Sanctuary (2013)

Rating: B-

Dir: Fredrik Edfeldt
Star: Jakob Cedergren, Clara Christiansson, Gunnel Fred, Maria Heiskanen
a.k.a. Faro

This is a very gentle, understated kind of film, considering what it could have been. A man (Cedergren) is wanted for murder, but takes his daughter, Hella (Christiansson), and vanishes into the remote depths of the Swedish forest to hide out, while the police and a social worker (Heiskanen) search for them. In Hollywood, this might have ended up being Rambo and Daughter: here, there’s a lot more sitting around the woods. Which sounds a lot duller than it is, since Edfeldt does an expert job at slowly revealing more about the past. Did the father really kill someone? If he did, what were the circumstances? What happened to Hella’s mother?

Not all of these are necessarily answered, at least, not definitively. But it doesn’t matter much, both because the resolution doesn’t really depend on the facts of the case, and also since this is more about the relationship between the father and daughter, with the nature they inhabit a silent third partner. With a film like this, as much hangs on the performances as the direction, and both leads deliver more than adequately here. The portrayal of how a single father interacts with the alien species which is a teenage girl, has a ring of painful authenticity; it’s clear the two characters care for each other, but that doesn’t bubble to the surface until it’s almost too late. There isn’t much tension, though I don’t think that was ever the intent.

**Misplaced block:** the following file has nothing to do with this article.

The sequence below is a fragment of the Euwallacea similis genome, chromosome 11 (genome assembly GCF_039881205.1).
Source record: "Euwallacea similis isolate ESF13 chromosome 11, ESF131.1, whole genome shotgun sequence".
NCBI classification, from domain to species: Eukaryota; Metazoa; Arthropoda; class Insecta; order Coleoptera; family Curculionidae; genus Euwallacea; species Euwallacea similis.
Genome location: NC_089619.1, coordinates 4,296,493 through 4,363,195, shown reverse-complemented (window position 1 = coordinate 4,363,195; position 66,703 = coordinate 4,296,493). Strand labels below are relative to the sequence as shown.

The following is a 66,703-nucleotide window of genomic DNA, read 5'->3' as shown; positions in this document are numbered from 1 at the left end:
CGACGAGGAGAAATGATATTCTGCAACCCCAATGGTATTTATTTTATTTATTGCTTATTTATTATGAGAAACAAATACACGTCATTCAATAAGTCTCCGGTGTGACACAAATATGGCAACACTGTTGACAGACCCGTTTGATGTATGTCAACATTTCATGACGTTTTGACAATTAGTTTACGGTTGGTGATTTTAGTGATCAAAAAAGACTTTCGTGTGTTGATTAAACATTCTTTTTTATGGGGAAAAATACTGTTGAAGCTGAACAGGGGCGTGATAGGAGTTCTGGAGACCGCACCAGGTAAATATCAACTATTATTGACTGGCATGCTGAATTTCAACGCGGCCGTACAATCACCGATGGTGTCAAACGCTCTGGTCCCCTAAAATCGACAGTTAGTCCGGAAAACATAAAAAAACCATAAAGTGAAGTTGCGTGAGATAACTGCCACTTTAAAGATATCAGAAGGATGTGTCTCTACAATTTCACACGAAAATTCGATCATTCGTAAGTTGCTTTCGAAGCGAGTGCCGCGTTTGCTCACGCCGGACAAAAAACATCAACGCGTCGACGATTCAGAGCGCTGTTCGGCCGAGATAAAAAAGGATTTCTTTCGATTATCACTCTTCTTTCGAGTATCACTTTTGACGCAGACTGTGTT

There is, however, an odd little interlude in the middle where the daughter walks out of the forest, to spend the night with a former actress/model who is now… somewhat strange. It doesn’t really go anywhere, and doesn’t seem to serve much purpose. Still, for a film in which little else happens for the first hour, this is surprisingly engaging, with good cinematography and use of music helping sustain interest, when the storyline takes a break. It’s the kind of film that sneaks up on you a bit; by the end (which is more decisive than the rest of the film), you’ll find yourself owning a rather heavier investment in the fate of the characters than you’d expect.